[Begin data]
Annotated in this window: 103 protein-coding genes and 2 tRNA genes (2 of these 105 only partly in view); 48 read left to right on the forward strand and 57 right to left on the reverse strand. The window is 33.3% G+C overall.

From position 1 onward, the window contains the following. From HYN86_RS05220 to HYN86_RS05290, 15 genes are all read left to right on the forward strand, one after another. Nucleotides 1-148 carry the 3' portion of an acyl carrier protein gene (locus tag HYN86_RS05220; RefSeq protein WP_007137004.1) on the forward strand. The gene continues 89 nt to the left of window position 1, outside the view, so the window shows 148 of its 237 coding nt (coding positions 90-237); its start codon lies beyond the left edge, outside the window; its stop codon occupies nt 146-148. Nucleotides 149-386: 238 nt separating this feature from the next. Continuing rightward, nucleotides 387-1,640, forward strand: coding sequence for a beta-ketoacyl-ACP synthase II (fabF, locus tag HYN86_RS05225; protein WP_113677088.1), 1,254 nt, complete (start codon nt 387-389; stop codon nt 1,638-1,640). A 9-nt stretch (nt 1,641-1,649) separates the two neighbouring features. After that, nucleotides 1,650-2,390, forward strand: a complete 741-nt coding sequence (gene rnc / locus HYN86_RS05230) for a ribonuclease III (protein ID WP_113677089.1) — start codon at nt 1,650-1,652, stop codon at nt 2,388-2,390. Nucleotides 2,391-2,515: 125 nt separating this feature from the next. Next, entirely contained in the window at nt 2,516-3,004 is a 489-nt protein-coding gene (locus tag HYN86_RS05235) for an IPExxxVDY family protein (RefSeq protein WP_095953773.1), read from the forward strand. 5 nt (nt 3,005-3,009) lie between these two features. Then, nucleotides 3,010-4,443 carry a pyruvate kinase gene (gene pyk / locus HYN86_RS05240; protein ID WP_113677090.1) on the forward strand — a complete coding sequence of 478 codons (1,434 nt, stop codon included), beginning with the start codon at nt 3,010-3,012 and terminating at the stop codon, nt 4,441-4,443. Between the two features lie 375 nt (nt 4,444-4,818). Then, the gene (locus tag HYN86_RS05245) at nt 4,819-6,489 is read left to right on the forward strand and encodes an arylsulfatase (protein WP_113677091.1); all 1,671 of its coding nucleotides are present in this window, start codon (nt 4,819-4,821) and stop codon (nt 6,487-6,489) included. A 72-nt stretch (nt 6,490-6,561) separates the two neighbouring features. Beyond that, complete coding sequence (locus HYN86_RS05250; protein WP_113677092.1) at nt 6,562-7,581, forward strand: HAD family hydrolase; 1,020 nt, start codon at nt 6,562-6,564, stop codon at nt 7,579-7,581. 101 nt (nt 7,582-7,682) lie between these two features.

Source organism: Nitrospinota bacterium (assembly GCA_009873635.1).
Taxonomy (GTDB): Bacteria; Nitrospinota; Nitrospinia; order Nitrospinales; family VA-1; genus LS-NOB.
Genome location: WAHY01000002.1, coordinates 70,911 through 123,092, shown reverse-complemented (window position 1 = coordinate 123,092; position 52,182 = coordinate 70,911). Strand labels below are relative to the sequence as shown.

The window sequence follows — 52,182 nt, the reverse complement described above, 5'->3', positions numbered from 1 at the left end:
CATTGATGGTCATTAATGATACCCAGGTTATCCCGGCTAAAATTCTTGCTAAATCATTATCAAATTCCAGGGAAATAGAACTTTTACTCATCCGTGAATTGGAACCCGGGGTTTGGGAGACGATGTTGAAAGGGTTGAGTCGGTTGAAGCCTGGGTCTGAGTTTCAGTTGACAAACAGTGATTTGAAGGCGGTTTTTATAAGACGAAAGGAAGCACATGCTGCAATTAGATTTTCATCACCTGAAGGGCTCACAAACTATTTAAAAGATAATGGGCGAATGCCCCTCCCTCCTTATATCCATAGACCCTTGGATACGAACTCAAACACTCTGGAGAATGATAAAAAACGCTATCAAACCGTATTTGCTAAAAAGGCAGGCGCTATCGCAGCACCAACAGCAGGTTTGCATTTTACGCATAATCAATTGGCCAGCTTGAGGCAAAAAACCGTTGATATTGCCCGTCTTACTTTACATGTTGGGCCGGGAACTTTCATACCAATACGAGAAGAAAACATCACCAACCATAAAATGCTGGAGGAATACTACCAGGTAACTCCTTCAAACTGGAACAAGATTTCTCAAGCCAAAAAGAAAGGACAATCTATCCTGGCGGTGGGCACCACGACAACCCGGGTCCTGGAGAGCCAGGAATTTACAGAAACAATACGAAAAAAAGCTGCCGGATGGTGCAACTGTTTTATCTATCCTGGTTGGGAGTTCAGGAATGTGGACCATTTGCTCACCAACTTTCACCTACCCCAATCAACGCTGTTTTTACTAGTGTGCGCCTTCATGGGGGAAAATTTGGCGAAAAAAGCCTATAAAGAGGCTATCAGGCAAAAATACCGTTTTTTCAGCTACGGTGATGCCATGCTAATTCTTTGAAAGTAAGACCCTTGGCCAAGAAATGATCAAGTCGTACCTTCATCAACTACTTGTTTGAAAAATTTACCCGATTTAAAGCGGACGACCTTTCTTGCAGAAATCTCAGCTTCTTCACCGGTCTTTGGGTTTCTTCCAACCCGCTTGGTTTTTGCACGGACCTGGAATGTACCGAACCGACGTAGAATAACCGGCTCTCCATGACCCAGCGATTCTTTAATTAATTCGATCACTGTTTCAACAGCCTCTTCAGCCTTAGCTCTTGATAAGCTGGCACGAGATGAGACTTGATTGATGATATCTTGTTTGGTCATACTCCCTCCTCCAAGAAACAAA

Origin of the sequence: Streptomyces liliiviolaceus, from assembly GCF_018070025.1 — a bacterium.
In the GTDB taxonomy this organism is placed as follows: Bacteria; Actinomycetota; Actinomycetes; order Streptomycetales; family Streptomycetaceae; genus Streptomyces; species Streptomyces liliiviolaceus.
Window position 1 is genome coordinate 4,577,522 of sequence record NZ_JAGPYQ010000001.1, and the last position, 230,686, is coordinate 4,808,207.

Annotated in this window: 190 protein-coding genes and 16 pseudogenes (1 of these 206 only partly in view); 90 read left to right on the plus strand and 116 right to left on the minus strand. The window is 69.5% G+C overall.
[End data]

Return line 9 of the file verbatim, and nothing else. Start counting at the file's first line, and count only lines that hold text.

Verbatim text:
In the GTDB taxonomy this organism is placed as follows: Bacteria; Actinomycetota; Actinomycetes; order Streptomycetales; family Streptomycetaceae; genus Streptomyces; species Streptomyces liliiviolaceus.